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A Peek Inside L.A. Live's ESPN Zone

By Eric Richardson
Published: Tuesday, December 16, 2008, at 05:39PM
ESPN Zone, L.A. Live Eric Richardson [Flickr]

Entering the front door of L.A. Live's ESPN Zone, patrons have the choice of visiting the restaurant and Collection store downstairs or the Sports Arena game room and Hole 19 bar upstairs.



It's only been open three weeks, but the ESPN Zone at L.A. Live is already doing numbers comparable to some of the stronger stores in the chain. The restaurant, which can seat 700, was the first to open in the $2.5 billion entertainment complex and features four bars, two distinct dining areas and a massive game room.

This morning, blogdowntown met up with General Manager Eric Levitt to take a tour around the facility and give those of you who haven't made it in a look at what they've got going on.

There are two fundamental numbers when it comes to ESPN Zone: fourteen and sixteen.

Fourteen is the number of beers on tap. Beer makes up fifty percent of sales at the restaurant.

Sixteen is the number of DirecTV receivers on site, which equates the number of different feeds available for distribution to TVs around the facility.

There's a production manager on-site at all times, making sure the right content's going to the right screens and that the technology is working according to plan. He manages all that from a control booth above the restaurant's entryway, where a computer system can route any feed to any screen in the venue.

Want to know what games are going to be shown? If it's on TV anywhere, chances are it'll be on at ESPN Zone. The programmer compiles the lineup from a daily satellite sheet and schedules which games are going to appear on which screens. Potential visitors can call the day before to find out where their game is playing.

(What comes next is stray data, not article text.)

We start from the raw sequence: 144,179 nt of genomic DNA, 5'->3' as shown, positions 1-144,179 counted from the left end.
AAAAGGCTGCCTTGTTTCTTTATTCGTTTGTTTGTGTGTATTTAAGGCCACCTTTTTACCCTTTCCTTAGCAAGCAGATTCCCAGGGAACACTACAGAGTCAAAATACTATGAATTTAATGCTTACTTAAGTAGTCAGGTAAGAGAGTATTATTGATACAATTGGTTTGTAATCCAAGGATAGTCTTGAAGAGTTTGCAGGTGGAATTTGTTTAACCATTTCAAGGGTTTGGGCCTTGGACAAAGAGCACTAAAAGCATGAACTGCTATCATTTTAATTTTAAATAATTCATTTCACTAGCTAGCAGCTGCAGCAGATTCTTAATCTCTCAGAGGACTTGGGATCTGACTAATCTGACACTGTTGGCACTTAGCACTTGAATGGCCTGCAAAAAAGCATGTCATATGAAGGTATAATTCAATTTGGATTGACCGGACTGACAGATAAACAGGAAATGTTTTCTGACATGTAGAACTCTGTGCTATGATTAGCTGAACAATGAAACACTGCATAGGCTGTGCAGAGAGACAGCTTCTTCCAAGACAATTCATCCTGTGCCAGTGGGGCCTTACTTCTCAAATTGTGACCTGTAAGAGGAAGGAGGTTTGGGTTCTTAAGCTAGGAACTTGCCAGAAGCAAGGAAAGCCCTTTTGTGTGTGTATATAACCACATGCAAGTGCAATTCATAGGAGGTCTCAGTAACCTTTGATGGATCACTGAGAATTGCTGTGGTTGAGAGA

In the Screening Room, ground-zero for game watching, a line of 50" screens sit atop a trio of larger displays. Two 103" panels flank a massive center screen made out of three 103" panels turned vertically and joined together. It's a cool concept, but one that didn't quite work out. The bezels between the panels cause split-screen talking heads to go faceless. Levitt says discussions on a replacement are underway.

Upstairs, the main feature is a large game room, dubbed the Sports Arena. It wraps around the corner and features sports-themed games like free throw shooting, racing, mini-bowling and boxing. Rates vary depending on how many points one puts onto a game card, and discounts are available via the MVP Card, available free on the ESPN Zone website.

Levitt is a gamer himself, and said that he makes sure to play every game at least once a week to make sure that it's performing correctly. He then relays his findings to the on-site game technician.

When the ESPN production facility upstairs is up and running in 2009, guests at the restaurant will be able to get a feed showing what's going on in each of the four studios. ESPN Radio will also be broadcasting from the facility; a large radio booth is currently being built out adjacent to the Screening Room.

For those looking to camp out during the Super Bowl or March Madness, ESPN Zone charges minimums (such as $10 per person, per hour) during heavy times. While certainly part of the goal is to make sure a couple cheapskates don't sit drinking waters during the whole game, the minimums also help make sure that those who visit during heavy times are able to get a table without waiting forever.

The restaurant doesn't take reservations, but MVP card members can request priority seating a day in advance.

ESPN Zone at L.A. Live / Figueroa at Chick Hearn / 213-765-7070

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